News Wrap: Rescued Russian pilot denies violating Turkish airspace

Russia has rescued one of the fighter pilots who was in a plane shot down by Turkey yesterday. Turkey claims the plane was in its airspace, but the pilot denies this. Also, the Islamic State has claimed responsibility for a bombing in Tunisia that killed 12 presidential guards.

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  • JUDY WOODRUFF:

    Less than two weeks after the attacks in Paris and with a worldwide travel alert in place, President Obama told Americans today there's no credible threat to the U.S. this holiday weekend. He urged people to go about their normal activities this Thanksgiving.

    At the White House, flanked by his top counterterrorism and national security advisers, he said the U.S. government is working overtime to protect the homeland.

  • PRESIDENT BARACK OBAMA:

    The combined resources of our military, our intelligence, and our homeland security agencies are on the case. They're vigilant, relentless and effective. In the event of a specific, credible threat, the public will be informed.

  • JUDY WOODRUFF:

    The president also signed a $607 billion defense authorization bill today, despite provisions that ban him from moving detainees at Guantanamo Bay, Cuba, to the U.S. In addition, the bill contains a provision that the president come up with a plan for defeating the Islamic State.

    Across the Atlantic, the French announced that they will deploy extra police and troops in Paris next week, as about 140 world leaders, including President Obama, arrive for climate talks.

    Meanwhile, in Belgium's capital city, where some of the Paris attackers were based, the maximum threat alert remained in place as a manhunt continued. In spite of that, schools did reopen in Brussels after a two-day closure, and subway service was also restored in some areas under tight security.

    The Islamic State has claimed responsibility for yesterday's bus bombing in Tunisia that killed 12 presidential guards. In an online post, the group identified the suicide bomber and included a picture of him with explosives strapped to his chest. Today, investigators sifted through the wreckage and found roughly 22 pounds of military explosives on the bus.

    Russia today touted its rescue operation of the surviving fighter pilot shot down by Turkish jets yesterday. The pilot told reporters he didn't violate Turkey's airspace and he received no warning, claims that Turkey rejects. The other pilot was killed.

    The shoot-down sparked outrage in Moscow, where protesters pelted the Turkish Embassy with eggs and chanted "murderers."

    And Russian President Vladimir Putin questioned Turkey's motivation.

  • PRESIDENT VLADIMIR PUTIN, Russia (through interpreter):

    The problem is not the tragedy we witnessed yesterday. The problem is much deeper. We observe — and not only us, I assure you — the whole world is seeing that the current Turkish leadership over a significant number of years has been pursuing a deliberate domestic policy of supporting the Islamization of their country.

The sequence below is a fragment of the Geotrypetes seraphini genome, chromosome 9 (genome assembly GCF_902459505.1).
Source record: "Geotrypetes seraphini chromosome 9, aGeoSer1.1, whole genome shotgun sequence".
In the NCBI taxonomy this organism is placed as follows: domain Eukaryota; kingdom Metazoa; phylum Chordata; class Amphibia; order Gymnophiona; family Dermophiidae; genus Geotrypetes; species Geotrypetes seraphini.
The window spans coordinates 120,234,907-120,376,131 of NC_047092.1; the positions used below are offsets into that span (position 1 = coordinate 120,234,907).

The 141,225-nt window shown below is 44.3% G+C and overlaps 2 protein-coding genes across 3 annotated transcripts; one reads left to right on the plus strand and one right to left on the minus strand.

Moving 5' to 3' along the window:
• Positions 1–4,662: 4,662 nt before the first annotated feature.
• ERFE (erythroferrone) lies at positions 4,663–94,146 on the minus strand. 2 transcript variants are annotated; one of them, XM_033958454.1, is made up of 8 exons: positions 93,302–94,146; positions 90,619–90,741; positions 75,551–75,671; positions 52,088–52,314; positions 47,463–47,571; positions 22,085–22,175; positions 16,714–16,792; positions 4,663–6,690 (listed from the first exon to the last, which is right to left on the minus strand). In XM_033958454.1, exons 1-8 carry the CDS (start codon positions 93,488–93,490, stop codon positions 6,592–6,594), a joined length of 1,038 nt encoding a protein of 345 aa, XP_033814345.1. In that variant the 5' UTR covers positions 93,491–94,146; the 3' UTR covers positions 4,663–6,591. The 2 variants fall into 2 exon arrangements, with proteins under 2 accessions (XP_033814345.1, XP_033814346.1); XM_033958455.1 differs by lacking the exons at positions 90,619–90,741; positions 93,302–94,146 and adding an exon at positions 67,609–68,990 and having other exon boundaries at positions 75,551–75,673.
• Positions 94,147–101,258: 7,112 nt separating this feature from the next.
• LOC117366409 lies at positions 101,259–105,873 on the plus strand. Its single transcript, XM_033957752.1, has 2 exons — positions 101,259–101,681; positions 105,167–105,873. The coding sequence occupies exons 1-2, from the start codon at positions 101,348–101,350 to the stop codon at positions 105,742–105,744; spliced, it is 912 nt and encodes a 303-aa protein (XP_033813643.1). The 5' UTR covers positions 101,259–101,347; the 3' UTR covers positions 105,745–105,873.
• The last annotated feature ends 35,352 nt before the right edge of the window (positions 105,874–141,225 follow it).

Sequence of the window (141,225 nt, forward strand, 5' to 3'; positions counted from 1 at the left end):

• JUDY WOODRUFF:

    In Ankara, Turkey's prime minister, Ahmet Davutoglu, called the downing a communication accident, while still maintaining the Russian jet did cross into Turkish airspace. But he said Russian airstrikes along the Turkey-Syria border must stop.

  • AHMET DAVUTOGLU, Prime Minister, Turkey (through interpreter):

    Nobody should pave the way to massacres against Turkmens in this region under the pretext of carrying out operations against the Islamic State. Today, in this region near Turkey's border with Syria, civilians are attacked with cluster bombs. Attacks, close to a massacre, are being carried out. This should stop immediately.

  • JUDY WOODRUFF:

    Foreign ministers from Russia and Turkey have also agreed to meet, but not before Russia ordered state-of-the-art air defense missile systems deployed at a Russian air base in Syria.

    Pope Francis arrived in Kenya today to begin his first-ever trip to Africa. Thousands of people lined the streets of the capital, Nairobi, to greet the pontiff as his motorcade passed through. Later, he urged Kenyans to work toward peace in a world filled with extremist violence. The pope will be in Africa for six days, with visits to Uganda and the Central African Republic.

    Before the year even ends, the U.N. weather agency is predicting it will be the hottest on record. The World Meteorological Organization said there was no point waiting until the end of the year because temperatures around the world have already been so hot. Scientists point to manmade global warming and a strong El Nino weather system for a 1.8-degree Fahrenheit rise over pre-industrial times.

    It was a day of light trading and little change on Wall Street today The Dow Jones industrial average gained one point to close at 17813. The Nasdaq rose 13 points, and the S&P 500 dropped less than a point.

    And President Obama carried out a time-honored Thanksgiving tradition at the White House this afternoon. He officially pardoned the National Thanksgiving Turkey, named Abe, during a Rose Garden ceremony. The Turkey and an alternate bird named Honest will live out the rest of their lives on a farm in Leesburg, Virginia.

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